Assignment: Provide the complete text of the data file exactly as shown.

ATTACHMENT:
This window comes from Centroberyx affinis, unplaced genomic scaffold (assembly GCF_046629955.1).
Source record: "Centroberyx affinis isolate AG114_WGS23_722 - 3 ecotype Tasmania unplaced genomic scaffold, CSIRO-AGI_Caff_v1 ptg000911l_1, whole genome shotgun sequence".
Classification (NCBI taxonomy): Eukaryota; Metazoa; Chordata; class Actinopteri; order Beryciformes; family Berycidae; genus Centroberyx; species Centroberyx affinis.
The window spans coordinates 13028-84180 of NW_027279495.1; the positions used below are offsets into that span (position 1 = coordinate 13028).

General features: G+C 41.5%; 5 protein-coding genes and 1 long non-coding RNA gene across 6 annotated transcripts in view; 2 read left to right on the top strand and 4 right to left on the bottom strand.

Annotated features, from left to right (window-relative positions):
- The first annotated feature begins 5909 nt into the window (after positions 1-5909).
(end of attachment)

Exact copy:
This window comes from Centroberyx affinis, unplaced genomic scaffold (assembly GCF_046629955.1).
Source record: "Centroberyx affinis isolate AG114_WGS23_722 - 3 ecotype Tasmania unplaced genomic scaffold, CSIRO-AGI_Caff_v1 ptg000911l_1, whole genome shotgun sequence".
Classification (NCBI taxonomy): Eukaryota; Metazoa; Chordata; class Actinopteri; order Beryciformes; family Berycidae; genus Centroberyx; species Centroberyx affinis.
The window spans coordinates 13028-84180 of NW_027279495.1; the positions used below are offsets into that span (position 1 = coordinate 13028).

General features: G+C 41.5%; 5 protein-coding genes and 1 long non-coding RNA gene across 6 annotated transcripts in view; 2 read left to right on the top strand and 4 right to left on the bottom strand.

Annotated features, from left to right (window-relative positions):
- The first annotated feature begins 5909 nt into the window (after positions 1-5909).